The advent of computers and their impact on the graphic arts and printing industry has, and will continue to, change the methodology of working and workflow in prepress operations. The conversion of analog materials (prints, artwork, transparencies, studio work) into a digital format requires the use of scanners or digital cameras, coupled with the knowledge of output requirements as related to client expectations. The chosen input sampling ratio (sampling rate in relation to halftone screening) impacts output quality, as well as many aspects of prepress workflow efficiency. The ability to predict printed results begins with the correct conversion of originals into digital information and then an appropriate conversion into the output materials for the intended press condition. This conversion of originals into digital information can be broken down into four general components. First, the image must be scanned to the size of the final output. Second, the input sampling ratio must be determined, in relation to the screening requirements of the job. This ratio should be appropriate to the needs of the printing condition for the final press sheet. Third, the highlight, highlight to midtone and shadow placement points must be determined in order to achieve the correct tone reproduction. Fourth, decisions must be made as to the image correction system to be employed in order to obtain consistent digital files from the scanner and prepress workflow. Factors relating to image correction and enhancement include such details as gray balance, color cast correction, dot gain, ink trapping, hue error, unsharp masking, all areas that impact quality. These are generally applied from within software packages that work with the scanner, or from within image manipulation software after the digital conversion is complete. The question of what is the necessary input sampling ratio for traditional AM screening has traditionally been based on the Nyquist Sampling Theorem. The basis for determining input sampling ratio requirements for frequency modulated (FM) screening is less clear. The Nyquist Theorem (originally from electrical engineering and communications research) has been applied to the graphic arts, leading to the general acceptance of a standard 2:1 ratio for most prepress scanning work. The ratio means that the sampling rate should be twice the screen frequency. This thesis set out to determine if there are dif ferences in input sampling ratio scanning requirements, based on the screen frequency rx selection (lOOlpi AM, 1751pi AM and 21|lFM used in this study), when generating films and/or plates for printing, that might question this interpretation of the Nyquist Sam pling Theorem as it relates to the graphic arts. Five images were tonally balanced over three different screening frequencies and six different sampling ratios. A reference image was generated for each condition using the Nyquist Sampling ratio of 2:1. Observers were then asked to rate the images in terms of quality against the standard. Statistical analysis was then applied to the data in order to observe interactions, similarities and differences. A pilot study was first run in order to determine the amount of unsharp masking to use on the images that would be manipulated in the main study. Seven images were pre sented from which four were selected for the final study. Thirty observers were asked for their preference on the amount of sharpening to use. It was found that for this condition (7 images) observers preferred the same amount of sharpening for the 1751pi AM and 21u FM screens, but slightly more sharpening for the lOOlpi AM screen. This information was then applied to the main study images. An additional image previously published was added after the pilot study, as it contained elements not found in the other images The unsharp masking applied to this image was the same as at the time of publication. The main study focused on the interaction of image type, screen frequency and varia tions of input scanner sampling ratios as it relates to output. The results indicated that image type, sampling ratio, sampling ratio - frequency interaction were factors, but fre quency alone was not. However, viewing the interaction chart of frequency and sampling ratio for the 1751pi AM and 21u FM screens alone, an insignificant difference was indi cated (at a 95% confidence level). The conclusion can therefore be drawn that at the higher screen frequencies tested in this study, viewer observations showed that the input sampling ratios should be the same for 1751pi and 21)1 FM screens. Continuous tone orginals should be scanned at a sam pling ratio of 1.75:1. This answered the question of whether FM screening technology can withstand a reduced input sampling ratio and maintain quality, which this study finds cannot. At the lower screen ruling of lOOlpi the input scanner sampling ratio requirement, based on viewer preferences of the five images presented, can be reduced to a 1.5:1.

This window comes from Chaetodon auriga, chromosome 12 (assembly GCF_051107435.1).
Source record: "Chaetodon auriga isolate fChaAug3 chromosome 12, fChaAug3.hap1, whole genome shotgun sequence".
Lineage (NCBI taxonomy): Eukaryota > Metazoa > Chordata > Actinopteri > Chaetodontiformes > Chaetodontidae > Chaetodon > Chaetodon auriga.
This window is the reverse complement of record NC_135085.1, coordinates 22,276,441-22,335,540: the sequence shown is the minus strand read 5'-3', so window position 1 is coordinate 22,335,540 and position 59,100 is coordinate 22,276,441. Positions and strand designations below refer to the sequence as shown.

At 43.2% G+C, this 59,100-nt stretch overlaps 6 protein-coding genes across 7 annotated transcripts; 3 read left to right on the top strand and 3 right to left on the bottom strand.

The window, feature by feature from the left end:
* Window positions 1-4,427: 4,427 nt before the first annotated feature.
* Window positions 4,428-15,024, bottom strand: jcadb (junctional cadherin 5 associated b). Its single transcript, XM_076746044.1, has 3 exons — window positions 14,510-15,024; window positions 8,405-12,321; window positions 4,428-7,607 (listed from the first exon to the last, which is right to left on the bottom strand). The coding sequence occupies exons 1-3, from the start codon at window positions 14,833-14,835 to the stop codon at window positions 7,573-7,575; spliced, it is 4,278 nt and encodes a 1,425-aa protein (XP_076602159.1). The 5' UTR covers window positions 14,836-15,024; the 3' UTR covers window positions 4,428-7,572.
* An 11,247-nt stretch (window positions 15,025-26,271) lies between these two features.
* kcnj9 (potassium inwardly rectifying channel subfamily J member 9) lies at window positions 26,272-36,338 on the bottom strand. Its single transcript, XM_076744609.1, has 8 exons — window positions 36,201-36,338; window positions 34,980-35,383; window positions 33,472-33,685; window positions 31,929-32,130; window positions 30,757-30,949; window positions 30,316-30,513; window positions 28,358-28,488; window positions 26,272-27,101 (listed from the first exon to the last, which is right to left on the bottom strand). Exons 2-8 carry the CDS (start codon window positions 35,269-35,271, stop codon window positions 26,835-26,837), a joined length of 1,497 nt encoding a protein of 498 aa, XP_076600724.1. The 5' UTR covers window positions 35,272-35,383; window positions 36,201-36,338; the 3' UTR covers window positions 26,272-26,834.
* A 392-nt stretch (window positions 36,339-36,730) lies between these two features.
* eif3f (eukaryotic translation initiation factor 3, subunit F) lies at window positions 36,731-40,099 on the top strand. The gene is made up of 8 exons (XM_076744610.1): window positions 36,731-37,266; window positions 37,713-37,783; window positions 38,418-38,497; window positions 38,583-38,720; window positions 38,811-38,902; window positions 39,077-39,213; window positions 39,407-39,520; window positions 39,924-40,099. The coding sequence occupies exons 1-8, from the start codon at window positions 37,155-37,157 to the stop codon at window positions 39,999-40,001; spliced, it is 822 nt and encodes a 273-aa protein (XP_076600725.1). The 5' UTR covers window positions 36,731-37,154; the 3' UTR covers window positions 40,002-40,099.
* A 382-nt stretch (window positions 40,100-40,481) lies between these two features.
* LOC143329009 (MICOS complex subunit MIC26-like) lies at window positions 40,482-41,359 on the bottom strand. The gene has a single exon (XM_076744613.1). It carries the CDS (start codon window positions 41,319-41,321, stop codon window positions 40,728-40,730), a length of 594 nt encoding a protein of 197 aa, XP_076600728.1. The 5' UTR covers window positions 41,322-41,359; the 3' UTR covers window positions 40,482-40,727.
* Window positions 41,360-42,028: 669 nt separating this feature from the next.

Library of Congress Subject Headings

Image processing--Digital techniques--Analysis; Color printing; Desktop publishing; Graphic arts

Publication Date


Document Type


Department, Program, or Center

School of Print Media (CIAS)


Sigg, Franz


Note: imported from RIT’s Digital Media Library running on DSpace to RIT Scholar Works. Physical copy available through RIT's The Wallace Library at: TA1637 .E47 1999


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